for ordinary pieces is static with values, in some cases, falling. "It
is increasingly difficult to find buyers for damaged porcelain while over
restored items are almost impossible to sell", is his valuable
Paperweights have never really interested me. At least not until now.
But what Anne Metcalfe relates in Millers could give us all much food
for thought. For the past decade, apparently, prices for antique glass
paperweights have risen.
In the case of Bacchus pieces prices have rocketed from £500 to
She says the coming of the Internet has had a big impact on the lives
of serious collectors with the keenest of them tuning in daily to what
is on offer.
So what about Toby jugs? Well, expert Judi Bland has plenty to say on
the subject pointing us towards the period between 1780 and 1825 when
the best were made. They were characterised by sharp, well-defined modelling
and subtle colours. Ralph Wood's 'Thin Man' jug can fetch as much as £3,000
while others range from under £100 to upwards of £1,000.
This is a fascinating section as are the many others on furniture, clocks,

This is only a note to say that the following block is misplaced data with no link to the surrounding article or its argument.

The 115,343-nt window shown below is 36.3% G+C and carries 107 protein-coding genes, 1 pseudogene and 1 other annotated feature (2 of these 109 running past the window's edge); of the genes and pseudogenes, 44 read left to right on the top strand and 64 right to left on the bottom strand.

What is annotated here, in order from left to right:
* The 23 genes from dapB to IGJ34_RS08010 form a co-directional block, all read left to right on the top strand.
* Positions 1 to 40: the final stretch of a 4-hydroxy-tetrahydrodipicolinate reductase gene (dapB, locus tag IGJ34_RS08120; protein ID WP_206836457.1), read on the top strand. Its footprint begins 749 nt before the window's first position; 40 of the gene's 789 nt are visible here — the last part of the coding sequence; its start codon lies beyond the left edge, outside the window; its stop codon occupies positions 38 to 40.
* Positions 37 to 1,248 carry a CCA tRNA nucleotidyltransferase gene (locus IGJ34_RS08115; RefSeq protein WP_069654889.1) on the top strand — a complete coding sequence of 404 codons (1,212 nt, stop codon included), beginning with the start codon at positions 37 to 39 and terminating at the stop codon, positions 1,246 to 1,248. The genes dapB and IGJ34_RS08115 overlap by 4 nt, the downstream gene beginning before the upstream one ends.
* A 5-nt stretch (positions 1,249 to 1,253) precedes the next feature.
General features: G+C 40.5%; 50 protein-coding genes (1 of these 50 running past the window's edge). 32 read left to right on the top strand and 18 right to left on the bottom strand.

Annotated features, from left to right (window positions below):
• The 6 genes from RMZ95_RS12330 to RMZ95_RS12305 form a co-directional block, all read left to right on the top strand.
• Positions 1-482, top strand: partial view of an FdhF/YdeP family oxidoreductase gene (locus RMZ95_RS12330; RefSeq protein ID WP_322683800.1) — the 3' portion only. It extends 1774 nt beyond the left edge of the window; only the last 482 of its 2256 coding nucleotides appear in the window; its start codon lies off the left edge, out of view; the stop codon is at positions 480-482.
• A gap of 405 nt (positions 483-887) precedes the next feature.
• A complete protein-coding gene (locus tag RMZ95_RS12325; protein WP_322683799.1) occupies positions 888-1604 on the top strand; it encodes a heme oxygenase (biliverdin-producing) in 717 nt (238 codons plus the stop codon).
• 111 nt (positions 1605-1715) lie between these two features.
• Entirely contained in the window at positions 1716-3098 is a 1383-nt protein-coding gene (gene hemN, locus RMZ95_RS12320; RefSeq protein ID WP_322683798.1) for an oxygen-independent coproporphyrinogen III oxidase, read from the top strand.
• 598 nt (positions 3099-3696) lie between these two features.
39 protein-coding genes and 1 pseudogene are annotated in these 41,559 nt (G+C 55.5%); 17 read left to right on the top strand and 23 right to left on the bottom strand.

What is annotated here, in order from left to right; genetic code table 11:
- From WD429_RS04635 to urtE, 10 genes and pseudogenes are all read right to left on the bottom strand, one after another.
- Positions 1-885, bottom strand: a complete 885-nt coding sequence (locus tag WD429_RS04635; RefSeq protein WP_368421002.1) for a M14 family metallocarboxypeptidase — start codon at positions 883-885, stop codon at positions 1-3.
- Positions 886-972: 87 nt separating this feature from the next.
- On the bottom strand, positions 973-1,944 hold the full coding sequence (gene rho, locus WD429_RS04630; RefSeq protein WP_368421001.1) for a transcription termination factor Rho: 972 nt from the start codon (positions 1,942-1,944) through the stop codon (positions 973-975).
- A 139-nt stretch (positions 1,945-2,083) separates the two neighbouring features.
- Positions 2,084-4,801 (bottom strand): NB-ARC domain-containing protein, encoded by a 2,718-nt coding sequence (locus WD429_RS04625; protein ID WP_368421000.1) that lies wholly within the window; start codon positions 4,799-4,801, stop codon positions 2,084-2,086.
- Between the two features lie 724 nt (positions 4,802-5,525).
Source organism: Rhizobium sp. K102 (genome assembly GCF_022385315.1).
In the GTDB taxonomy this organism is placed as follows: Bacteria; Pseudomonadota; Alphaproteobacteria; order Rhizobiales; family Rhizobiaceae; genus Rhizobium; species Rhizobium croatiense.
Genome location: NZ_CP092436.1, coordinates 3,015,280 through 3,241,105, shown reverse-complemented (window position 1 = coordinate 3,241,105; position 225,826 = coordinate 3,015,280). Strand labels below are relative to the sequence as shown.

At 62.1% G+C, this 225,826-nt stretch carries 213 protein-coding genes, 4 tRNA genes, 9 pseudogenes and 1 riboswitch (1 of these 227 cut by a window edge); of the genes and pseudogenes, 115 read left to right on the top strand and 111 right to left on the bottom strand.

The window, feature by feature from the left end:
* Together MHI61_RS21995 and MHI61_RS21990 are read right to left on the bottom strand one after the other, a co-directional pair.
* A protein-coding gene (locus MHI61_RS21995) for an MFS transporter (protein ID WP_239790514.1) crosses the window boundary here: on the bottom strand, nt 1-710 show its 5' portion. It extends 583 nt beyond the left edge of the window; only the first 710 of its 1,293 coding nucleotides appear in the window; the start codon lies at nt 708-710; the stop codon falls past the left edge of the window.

Islamic works of art and even books. Who would have thought a few short
years ago a copy of the Lord of the Rings would now be sold for almost
£20,000? That's the way of the sales world.
With guides like Millers to help us we
can all learn before our mistakes.
*Miller's Price Guide 2003: £22.99.
Other auction houses had their highpoints too. Auctioneer
Gerry McAfee was on a high note when he sold off the contents of Craigdun
Castle, near Cullybackey. Top price on that occasion was the £14,500
paid for an oil painting, 'At Prayer' attributed to Spanish painter Murillo.
Carryduff Auctions had a fine day in Newry when they sold a Ruston Horsby
stationary steam engine for £6,400.
Wilsons Auctions, Mallusk where Clarke McCartney now yields the gavel
have had some exciting nights particularly the one when a Cruiskeen Lawn
whiskey jar went for £180. We had a similar happening at Bloomfields
where a simple looking wood plane started at a bid of £10 and ended